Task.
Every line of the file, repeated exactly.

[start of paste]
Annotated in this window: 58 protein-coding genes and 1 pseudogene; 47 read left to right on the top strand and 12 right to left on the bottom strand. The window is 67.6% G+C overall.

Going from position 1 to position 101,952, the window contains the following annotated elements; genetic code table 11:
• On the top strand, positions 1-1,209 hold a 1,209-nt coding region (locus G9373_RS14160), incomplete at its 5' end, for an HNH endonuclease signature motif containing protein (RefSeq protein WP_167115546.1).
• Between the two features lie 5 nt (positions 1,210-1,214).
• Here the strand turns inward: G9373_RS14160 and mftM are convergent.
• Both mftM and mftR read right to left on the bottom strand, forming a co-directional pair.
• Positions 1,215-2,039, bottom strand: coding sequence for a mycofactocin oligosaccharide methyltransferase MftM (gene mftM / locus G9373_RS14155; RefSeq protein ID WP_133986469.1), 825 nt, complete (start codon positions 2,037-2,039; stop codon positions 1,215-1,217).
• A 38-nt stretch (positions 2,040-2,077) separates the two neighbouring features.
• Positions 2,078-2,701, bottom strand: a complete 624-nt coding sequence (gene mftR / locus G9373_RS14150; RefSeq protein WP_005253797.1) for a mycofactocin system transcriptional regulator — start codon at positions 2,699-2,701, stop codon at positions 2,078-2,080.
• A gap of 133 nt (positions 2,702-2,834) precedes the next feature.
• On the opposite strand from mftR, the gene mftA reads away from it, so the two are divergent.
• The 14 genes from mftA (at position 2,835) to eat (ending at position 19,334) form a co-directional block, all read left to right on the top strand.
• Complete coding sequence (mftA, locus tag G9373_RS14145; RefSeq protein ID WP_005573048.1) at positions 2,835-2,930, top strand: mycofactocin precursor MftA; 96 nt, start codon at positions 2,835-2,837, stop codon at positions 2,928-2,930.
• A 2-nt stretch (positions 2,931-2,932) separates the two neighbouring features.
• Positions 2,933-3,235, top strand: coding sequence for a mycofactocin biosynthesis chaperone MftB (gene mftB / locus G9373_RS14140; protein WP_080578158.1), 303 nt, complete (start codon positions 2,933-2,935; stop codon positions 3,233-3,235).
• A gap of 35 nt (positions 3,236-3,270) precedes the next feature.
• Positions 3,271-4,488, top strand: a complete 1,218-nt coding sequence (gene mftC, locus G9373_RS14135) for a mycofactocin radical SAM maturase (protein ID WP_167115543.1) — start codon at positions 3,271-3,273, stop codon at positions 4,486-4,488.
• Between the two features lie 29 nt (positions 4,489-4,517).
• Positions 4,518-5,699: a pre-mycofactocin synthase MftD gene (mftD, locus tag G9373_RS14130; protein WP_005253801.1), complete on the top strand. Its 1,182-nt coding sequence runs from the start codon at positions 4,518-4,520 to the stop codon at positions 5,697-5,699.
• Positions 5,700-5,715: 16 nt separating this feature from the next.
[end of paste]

Annotated in this window: 58 protein-coding genes and 1 pseudogene; 47 read left to right on the top strand and 12 right to left on the bottom strand. The window is 67.6% G+C overall.

Going from position 1 to position 101,952, the window contains the following annotated elements; genetic code table 11:
• On the top strand, positions 1-1,209 hold a 1,209-nt coding region (locus G9373_RS14160), incomplete at its 5' end, for an HNH endonuclease signature motif containing protein (RefSeq protein WP_167115546.1).
• Between the two features lie 5 nt (positions 1,210-1,214).
• Here the strand turns inward: G9373_RS14160 and mftM are convergent.
• Both mftM and mftR read right to left on the bottom strand, forming a co-directional pair.
• Positions 1,215-2,039, bottom strand: coding sequence for a mycofactocin oligosaccharide methyltransferase MftM (gene mftM / locus G9373_RS14155; RefSeq protein ID WP_133986469.1), 825 nt, complete (start codon positions 2,037-2,039; stop codon positions 1,215-1,217).
• A 38-nt stretch (positions 2,040-2,077) separates the two neighbouring features.
• Positions 2,078-2,701, bottom strand: a complete 624-nt coding sequence (gene mftR / locus G9373_RS14150; RefSeq protein WP_005253797.1) for a mycofactocin system transcriptional regulator — start codon at positions 2,699-2,701, stop codon at positions 2,078-2,080.
• A gap of 133 nt (positions 2,702-2,834) precedes the next feature.
• On the opposite strand from mftR, the gene mftA reads away from it, so the two are divergent.
• The 14 genes from mftA (at position 2,835) to eat (ending at position 19,334) form a co-directional block, all read left to right on the top strand.
• Complete coding sequence (mftA, locus tag G9373_RS14145; RefSeq protein ID WP_005573048.1) at positions 2,835-2,930, top strand: mycofactocin precursor MftA; 96 nt, start codon at positions 2,835-2,837, stop codon at positions 2,928-2,930.
• A 2-nt stretch (positions 2,931-2,932) separates the two neighbouring features.
• Positions 2,933-3,235, top strand: coding sequence for a mycofactocin biosynthesis chaperone MftB (gene mftB / locus G9373_RS14140; protein WP_080578158.1), 303 nt, complete (start codon positions 2,933-2,935; stop codon positions 3,233-3,235).
• A gap of 35 nt (positions 3,236-3,270) precedes the next feature.
• Positions 3,271-4,488, top strand: a complete 1,218-nt coding sequence (gene mftC, locus G9373_RS14135) for a mycofactocin radical SAM maturase (protein ID WP_167115543.1) — start codon at positions 3,271-3,273, stop codon at positions 4,486-4,488.
• Between the two features lie 29 nt (positions 4,489-4,517).
• Positions 4,518-5,699: a pre-mycofactocin synthase MftD gene (mftD, locus tag G9373_RS14130; protein WP_005253801.1), complete on the top strand. Its 1,182-nt coding sequence runs from the start codon at positions 4,518-4,520 to the stop codon at positions 5,697-5,699.
• Positions 5,700-5,715: 16 nt separating this feature from the next.